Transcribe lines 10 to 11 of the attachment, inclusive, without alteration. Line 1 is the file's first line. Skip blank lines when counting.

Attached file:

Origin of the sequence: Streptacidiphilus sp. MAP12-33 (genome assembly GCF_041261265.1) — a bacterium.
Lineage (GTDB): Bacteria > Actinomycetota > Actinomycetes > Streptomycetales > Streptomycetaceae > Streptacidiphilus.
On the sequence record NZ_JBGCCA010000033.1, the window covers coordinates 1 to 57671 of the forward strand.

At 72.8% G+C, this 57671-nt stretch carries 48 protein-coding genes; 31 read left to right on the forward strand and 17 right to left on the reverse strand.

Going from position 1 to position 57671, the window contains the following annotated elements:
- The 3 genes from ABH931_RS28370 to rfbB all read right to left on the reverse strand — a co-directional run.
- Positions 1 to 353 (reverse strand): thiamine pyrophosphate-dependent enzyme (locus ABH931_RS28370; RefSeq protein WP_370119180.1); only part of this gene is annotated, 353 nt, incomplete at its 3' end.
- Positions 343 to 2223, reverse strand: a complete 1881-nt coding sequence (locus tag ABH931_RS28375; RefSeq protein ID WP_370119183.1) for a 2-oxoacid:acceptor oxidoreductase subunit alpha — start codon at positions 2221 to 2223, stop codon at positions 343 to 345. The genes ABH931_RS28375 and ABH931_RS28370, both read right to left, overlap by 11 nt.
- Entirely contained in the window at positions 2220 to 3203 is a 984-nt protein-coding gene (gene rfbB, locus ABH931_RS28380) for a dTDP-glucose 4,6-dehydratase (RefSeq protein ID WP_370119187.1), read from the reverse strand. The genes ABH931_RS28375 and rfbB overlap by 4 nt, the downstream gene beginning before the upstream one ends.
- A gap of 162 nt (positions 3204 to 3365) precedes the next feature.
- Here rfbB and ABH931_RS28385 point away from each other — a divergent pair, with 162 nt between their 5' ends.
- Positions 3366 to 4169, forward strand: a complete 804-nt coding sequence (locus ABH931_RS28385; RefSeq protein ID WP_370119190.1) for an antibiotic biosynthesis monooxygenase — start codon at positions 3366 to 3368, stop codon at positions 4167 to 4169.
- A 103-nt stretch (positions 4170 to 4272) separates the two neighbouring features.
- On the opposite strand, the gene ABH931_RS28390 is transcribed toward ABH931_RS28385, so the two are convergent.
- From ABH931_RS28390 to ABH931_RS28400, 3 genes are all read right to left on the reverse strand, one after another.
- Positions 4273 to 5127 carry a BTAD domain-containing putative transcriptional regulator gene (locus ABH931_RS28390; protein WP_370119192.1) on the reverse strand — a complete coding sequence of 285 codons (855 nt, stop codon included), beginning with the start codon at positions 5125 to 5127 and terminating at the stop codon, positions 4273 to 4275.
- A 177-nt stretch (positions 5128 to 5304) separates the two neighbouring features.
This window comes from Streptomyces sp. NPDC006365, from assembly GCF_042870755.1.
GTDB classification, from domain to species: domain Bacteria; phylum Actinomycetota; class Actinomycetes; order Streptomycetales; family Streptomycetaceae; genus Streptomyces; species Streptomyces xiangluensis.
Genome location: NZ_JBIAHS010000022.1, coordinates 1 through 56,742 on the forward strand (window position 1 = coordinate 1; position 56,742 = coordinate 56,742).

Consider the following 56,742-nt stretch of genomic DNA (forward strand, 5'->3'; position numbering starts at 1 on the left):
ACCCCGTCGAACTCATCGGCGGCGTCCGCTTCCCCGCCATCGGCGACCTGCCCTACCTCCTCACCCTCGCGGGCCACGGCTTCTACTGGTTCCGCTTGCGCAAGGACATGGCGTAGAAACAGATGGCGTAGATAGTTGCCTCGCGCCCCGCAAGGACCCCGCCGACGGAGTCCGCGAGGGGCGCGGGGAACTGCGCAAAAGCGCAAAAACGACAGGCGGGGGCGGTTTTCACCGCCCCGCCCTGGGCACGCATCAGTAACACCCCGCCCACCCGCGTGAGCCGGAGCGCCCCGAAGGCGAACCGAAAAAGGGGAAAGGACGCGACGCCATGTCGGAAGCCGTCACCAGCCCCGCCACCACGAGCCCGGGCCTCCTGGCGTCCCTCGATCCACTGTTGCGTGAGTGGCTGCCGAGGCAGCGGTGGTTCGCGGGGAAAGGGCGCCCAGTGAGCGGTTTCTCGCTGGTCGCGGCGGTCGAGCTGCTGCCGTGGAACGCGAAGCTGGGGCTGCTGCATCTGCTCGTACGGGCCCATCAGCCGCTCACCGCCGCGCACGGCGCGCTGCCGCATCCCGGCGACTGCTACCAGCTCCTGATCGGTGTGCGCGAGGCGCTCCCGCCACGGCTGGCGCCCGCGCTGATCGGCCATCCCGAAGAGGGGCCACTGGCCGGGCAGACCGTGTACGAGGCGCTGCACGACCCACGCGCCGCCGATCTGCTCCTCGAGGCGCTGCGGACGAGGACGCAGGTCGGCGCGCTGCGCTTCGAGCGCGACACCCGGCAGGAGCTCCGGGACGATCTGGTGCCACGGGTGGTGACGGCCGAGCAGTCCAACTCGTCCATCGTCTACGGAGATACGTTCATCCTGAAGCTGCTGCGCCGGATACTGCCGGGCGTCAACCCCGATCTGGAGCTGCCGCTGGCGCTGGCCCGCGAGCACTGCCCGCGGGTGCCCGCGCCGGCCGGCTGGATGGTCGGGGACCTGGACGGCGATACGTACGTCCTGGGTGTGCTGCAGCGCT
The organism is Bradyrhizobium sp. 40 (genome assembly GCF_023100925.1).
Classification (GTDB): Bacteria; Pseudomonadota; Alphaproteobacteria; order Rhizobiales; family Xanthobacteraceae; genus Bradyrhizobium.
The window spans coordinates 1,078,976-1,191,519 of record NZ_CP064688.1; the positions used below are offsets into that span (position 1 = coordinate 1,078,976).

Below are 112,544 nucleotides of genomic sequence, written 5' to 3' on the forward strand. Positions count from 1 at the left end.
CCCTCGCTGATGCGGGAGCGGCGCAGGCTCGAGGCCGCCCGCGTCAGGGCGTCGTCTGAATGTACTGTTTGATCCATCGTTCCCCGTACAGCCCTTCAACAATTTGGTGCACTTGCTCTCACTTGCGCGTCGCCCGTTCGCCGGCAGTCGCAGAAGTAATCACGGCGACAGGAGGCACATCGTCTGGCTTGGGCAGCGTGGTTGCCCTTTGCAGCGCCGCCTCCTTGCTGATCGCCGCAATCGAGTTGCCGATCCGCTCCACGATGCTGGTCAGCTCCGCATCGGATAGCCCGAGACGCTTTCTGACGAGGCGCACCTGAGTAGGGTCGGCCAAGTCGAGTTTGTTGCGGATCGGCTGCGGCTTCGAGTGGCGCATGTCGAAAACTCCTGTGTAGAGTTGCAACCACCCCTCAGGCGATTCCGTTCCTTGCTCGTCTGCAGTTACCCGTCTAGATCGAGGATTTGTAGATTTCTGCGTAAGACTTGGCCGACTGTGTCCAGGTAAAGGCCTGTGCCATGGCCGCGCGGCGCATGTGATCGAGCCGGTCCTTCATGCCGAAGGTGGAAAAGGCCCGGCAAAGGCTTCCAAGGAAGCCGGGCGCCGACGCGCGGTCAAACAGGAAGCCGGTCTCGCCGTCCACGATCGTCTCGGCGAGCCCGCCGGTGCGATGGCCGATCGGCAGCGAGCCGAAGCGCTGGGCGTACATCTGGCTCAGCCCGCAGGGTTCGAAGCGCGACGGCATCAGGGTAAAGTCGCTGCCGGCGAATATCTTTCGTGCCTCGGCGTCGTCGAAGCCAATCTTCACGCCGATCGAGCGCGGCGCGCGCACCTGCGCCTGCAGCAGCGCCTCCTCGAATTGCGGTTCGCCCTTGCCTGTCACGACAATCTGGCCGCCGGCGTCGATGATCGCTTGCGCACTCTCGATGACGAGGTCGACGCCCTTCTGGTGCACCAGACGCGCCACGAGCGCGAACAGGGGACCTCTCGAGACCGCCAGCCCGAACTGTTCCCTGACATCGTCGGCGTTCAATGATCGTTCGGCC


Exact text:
- A gap of 162 nt (positions 3204 to 3365) precedes the next feature.
- Here rfbB and ABH931_RS28385 point away from each other — a divergent pair, with 162 nt between their 5' ends.